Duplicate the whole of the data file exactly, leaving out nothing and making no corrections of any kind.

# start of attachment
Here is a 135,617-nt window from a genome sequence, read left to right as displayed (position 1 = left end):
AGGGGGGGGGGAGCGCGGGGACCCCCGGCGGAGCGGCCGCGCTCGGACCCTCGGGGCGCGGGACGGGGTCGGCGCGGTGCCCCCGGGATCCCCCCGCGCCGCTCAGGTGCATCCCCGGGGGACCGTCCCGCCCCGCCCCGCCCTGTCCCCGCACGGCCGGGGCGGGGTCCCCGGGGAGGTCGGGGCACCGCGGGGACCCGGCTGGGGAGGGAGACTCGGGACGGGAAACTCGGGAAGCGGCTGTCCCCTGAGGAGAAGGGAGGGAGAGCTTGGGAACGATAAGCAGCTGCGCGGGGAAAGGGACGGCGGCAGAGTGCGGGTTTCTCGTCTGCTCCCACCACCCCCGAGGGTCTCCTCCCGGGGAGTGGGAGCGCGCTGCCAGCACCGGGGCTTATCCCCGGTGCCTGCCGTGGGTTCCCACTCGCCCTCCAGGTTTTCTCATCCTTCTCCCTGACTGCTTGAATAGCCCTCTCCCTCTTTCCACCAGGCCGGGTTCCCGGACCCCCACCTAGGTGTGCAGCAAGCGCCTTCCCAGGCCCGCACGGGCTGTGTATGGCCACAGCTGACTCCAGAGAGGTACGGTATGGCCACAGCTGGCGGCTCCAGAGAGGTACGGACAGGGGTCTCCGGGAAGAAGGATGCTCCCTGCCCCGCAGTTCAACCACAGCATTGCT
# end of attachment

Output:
Here is a 135,617-nt window from a genome sequence, read left to right as displayed (position 1 = left end):
AGGGGGGGGGGAGCGCGGGGACCCCCGGCGGAGCGGCCGCGCTCGGACCCTCGGGGCGCGGGACGGGGTCGGCGCGGTGCCCCCGGGATCCCCCCGCGCCGCTCAGGTGCATCCCCGGGGGACCGTCCCGCCCCGCCCCGCCCTGTCCCCGCACGGCCGGGGCGGGGTCCCCGGGGAGGTCGGGGCACCGCGGGGACCCGGCTGGGGAGGGAGACTCGGGACGGGAAACTCGGGAAGCGGCTGTCCCCTGAGGAGAAGGGAGGGAGAGCTTGGGAACGATAAGCAGCTGCGCGGGGAAAGGGACGGCGGCAGAGTGCGGGTTTCTCGTCTGCTCCCACCACCCCCGAGGGTCTCCTCCCGGGGAGTGGGAGCGCGCTGCCAGCACCGGGGCTTATCCCCGGTGCCTGCCGTGGGTTCCCACTCGCCCTCCAGGTTTTCTCATCCTTCTCCCTGACTGCTTGAATAGCCCTCTCCCTCTTTCCACCAGGCCGGGTTCCCGGACCCCCACCTAGGTGTGCAGCAAGCGCCTTCCCAGGCCCGCACGGGCTGTGTATGGCCACAGCTGACTCCAGAGAGGTACGGTATGGCCACAGCTGGCGGCTCCAGAGAGGTACGGACAGGGGTCTCCGGGAAGAAGGATGCTCCCTGCCCCGCAGTTCAACCACAGCATTGCT